Sugarloaf Gastrobar Shakes Up Sunny Isles Beach

Mussels
Mussels
Photo by Jose de las Casas

When was the last time you went to Sunny Isles Beach for dinner? Maybe it was for the opening of Basil Park. Maybe before Yakko-San went from a hole-in-a-strip-mall sushi place to a big-time operation. It isn't exactly a gastronomic hub, though Sugarloaf Gastrobar (located at 18090 Collins Ave.) aims to change that fact.

Owners and nightlife vets Tatanka Guerrero and Luiz Fleury were the force behind the pop-up La Fonda, which sprouted at the Marlin in February and brought Kazuo Yoshida (who has since opened the omakase-slinging food truck Myumi in Wynwood) to the Magic City.

"The idea was to bring something to Sunny Isles that didn’t exist," general manager Violet Gomez says, "a place for the neighborhood to come eat, drink, and be merry."

To accomplish that, Guerrero solicited the help of a toque whose training began in Michelin-rated kitchens. And though that chef remains a mystery because Guerrero wants Sugarloaf to be concept-driven, it'll be impossible to hide that person's identity much longer.

Sugarloaf
Sugarloaf
Photo by Jose de las Casas

The vibe here is vintage Florida with a touch of street. Think orchard-patterned booths, shrubs hanging from the ceiling, mismatched plates, and salt and pepper shakers collected from trips around the world. There are also antique lamps that look like they belong in the sunken ship from the Little Mermaid and vibrant artwork on brick and black walls, designed by Miami artist Marlon Peruss who is also responsible for the ice-skating rink and discotheque in Basement at the Edition.

Sugarloaf cocktails
Sugarloaf cocktails
Photo by Jose de las Casas

Libations are handcrafted, and a hefty selection of craft beers is available. Try the slow poke (above left), with tequila, pomegranate syrup, lemon juice, and cilantro. A spiced rim kicks it up a notch heat-wise and balances the pomegranate with panache. All cocktails and house wines cost $9.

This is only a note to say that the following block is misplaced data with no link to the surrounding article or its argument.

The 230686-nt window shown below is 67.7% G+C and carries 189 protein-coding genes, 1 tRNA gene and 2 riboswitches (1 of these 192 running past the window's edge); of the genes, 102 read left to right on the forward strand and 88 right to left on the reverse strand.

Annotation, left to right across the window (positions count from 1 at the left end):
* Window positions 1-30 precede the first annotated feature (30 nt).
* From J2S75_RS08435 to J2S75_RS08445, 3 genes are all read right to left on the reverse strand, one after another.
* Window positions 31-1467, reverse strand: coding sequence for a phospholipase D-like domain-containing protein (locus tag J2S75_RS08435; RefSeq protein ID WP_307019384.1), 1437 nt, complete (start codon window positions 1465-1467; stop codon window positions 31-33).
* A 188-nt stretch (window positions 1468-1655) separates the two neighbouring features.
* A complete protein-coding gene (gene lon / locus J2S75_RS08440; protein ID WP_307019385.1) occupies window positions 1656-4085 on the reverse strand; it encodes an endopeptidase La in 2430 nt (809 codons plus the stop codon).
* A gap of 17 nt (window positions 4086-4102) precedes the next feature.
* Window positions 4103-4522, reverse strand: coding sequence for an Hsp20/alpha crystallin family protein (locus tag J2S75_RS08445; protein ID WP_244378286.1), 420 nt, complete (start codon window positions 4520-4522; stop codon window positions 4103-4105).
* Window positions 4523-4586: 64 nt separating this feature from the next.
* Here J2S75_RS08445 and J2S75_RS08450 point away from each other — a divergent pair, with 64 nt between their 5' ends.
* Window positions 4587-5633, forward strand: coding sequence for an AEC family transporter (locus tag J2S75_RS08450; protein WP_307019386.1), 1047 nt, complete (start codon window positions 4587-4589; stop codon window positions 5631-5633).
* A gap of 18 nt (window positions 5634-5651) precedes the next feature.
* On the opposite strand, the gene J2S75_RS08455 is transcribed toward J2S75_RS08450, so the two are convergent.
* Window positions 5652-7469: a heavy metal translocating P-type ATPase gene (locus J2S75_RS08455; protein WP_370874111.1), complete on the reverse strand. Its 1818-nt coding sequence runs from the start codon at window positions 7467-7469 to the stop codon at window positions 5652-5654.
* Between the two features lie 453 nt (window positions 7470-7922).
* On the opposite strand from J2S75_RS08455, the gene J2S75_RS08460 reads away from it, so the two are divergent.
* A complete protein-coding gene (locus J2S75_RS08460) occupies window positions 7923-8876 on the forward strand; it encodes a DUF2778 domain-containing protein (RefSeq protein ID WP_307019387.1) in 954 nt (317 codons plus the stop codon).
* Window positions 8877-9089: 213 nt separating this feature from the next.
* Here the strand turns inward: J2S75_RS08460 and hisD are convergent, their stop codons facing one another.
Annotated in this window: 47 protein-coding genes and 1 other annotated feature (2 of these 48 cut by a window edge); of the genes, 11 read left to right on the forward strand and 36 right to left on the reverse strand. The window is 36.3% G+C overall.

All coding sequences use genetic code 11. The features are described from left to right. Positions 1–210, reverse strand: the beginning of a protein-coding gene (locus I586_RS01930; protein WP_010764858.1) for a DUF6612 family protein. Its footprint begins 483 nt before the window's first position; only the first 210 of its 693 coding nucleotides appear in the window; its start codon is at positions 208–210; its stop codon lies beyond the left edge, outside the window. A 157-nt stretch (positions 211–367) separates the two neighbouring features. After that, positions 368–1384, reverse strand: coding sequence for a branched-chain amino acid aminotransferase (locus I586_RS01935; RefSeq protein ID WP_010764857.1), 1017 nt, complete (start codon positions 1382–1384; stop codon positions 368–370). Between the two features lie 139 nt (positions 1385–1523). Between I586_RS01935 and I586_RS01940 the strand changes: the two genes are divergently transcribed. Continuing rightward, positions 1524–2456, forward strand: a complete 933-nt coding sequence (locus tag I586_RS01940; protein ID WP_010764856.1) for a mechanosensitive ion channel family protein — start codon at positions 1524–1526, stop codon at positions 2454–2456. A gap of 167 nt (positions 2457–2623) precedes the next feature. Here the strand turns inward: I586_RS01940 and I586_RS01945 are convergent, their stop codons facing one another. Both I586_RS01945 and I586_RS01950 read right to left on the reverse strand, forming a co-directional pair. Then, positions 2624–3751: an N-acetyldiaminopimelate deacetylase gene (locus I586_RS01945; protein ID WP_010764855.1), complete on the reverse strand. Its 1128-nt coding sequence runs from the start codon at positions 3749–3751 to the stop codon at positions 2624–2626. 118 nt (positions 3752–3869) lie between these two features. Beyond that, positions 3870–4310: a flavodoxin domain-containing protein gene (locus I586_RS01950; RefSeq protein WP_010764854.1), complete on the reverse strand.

Chicken confit and truffle terrine
Chicken confit and truffle terrine
Photo by Jose de las Casas

The menu is divided into small, medium, and large plates. On the smaller scale, confit chicken and truffles have been worked into a beautiful and light mushroom terrine ($15). Pro tip: Use the brioche crackers as vessels.

Scallops
Scallops
Photo by Jose de las Casas

Pan-seared queen scallops are served atop roasted cauliflower purée and alongside fingerling puréed potatoes ($15). It's all cooked to perfection, with just the right amount of char on the edges, and beyond tender at the center. You can taste the ocean in these mollusks.

Crudo
Crudo
Photo by Jose de las Casas

Hamachi crudo ($13) is dressed with pickled jalapeños, squid ink mayo, and wasabi mayo and served atop a brioche cracker.

Mussels
Mussels
Photo by Jose de las Casas

Half a pound of colossal mussels gratin ($12) is steamed and coated with "aromatic" bread crumbs. The secret, however, is in the sauce.

Bottarga fettuccine
Bottarga fettuccine
Photo by Jose de las Casas

Bottarga fettuccine with spicy zucchini saffron and butter sauce sounds like a complex flavor combination ($16), but it lacks density and spice — plus, more bottarga would have been nice.

Confit duck
Confit duck
Photo by Jose de las Casas

A leg and thigh of duck confit is orange-infused with port jus. It's served with mixed sautéed mushrooms and creamy polenta ($26).

Sweet ending
Sweet ending
Photo by Jose de las Casas

The only dessert currently on the menu is a quindim. The Brazilian dish is made with egg, coconut, butter, sugar, and compressed passionfruit and pineapple ($6). 

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